Tilt table test for POTS

The tilt table test involves lying on a special bed that can be tilted upright. You’ll usually have your heart rate and blood pressure measured while lying flat, and then again while the bed is slowly tilted upright.

Active stand test for POTS

If you have an active stand test, you’ll usually be asked to lie flat for a few minutes and then your heart rate and blood pressure will be measured. You’ll then be asked to stand up and your heart rate and blood pressure will be measured a few more times over the next 10 minutes.

Find out how your blood pressure will be tested and why it’s good to know what your normal heart rate is.

Other tests for POTS

Aside from the tilt table and active stand test, other tests you may need include:

How is POTS treated?

There’s no cure for POTS, but it often gets better on its own or with treatment. This treatment may involve lifestyle changes only or, less often, medication.

Lifestyle changes for POTS

Very often, lifestyle changes, centred on diet, exercise and changing some of your daily habits, are enough to improve any POTS symptoms you may have. The most commonly recommended changes include:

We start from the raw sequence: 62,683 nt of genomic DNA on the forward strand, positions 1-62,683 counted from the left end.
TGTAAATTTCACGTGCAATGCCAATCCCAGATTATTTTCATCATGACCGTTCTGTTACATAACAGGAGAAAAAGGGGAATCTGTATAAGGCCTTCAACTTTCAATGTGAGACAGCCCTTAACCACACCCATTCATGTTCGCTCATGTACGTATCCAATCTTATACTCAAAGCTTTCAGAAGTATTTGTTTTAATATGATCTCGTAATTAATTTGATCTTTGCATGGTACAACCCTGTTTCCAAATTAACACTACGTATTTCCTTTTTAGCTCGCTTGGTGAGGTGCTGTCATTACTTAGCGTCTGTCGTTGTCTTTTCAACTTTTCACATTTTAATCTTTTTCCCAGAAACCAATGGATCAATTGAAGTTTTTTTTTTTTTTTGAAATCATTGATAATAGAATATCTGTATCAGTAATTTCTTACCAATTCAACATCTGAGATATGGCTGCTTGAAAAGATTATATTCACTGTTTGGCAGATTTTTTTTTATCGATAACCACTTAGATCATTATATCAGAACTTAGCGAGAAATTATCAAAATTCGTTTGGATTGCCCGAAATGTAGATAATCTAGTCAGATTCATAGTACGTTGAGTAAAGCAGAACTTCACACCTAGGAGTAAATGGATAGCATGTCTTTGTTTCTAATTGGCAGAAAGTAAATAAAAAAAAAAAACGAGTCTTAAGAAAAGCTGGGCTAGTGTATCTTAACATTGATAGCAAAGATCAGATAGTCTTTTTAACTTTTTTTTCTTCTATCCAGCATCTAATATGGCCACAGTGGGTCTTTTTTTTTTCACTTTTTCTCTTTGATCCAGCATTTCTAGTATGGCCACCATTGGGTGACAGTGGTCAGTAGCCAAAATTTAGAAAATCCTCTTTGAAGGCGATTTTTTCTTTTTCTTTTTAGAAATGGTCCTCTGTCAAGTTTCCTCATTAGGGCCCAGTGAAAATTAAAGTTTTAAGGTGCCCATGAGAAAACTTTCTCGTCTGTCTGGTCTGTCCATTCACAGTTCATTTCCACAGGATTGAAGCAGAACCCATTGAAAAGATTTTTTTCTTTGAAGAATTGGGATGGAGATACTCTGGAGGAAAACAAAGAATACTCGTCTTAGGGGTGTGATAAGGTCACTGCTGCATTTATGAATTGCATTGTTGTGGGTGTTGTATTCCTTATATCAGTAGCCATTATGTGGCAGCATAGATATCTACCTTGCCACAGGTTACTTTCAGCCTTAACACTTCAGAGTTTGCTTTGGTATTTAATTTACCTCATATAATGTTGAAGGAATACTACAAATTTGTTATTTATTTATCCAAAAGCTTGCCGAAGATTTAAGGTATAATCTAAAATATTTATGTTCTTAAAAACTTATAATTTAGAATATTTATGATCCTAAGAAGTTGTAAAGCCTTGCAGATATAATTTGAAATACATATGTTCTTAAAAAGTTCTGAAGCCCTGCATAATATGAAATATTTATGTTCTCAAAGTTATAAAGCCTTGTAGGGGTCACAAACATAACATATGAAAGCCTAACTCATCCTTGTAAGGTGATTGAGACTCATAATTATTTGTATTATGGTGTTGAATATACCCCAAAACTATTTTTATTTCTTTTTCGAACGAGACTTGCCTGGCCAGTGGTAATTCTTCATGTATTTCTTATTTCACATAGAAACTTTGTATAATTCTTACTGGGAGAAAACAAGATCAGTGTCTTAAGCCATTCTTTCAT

• drinking plenty of fluids – aim for your pee to be a light yellow colour
  • avoiding or cutting down on alcohol and caffeine – these can make your symptoms worse
  • adding more salt to your diet – only do this if a doctor tells you to. Extra salt may be harmful to people with some conditions, like kidney disease and heart disease
  • wearing compression stockings – wear these up to your waist to help keep your blood circulating well
  • raising the head end of your bed, so you aren’t lying flat when you sleep
  • not standing or sitting for long periods of time
  • standing up slowly after sitting or lying down
  • exercising often – but take care to avoid overdoing things as this can make your symptoms worse. Stick to light or moderate exercise, and increase how much you do slowly. Read more about how much physical activity you need to stay healthy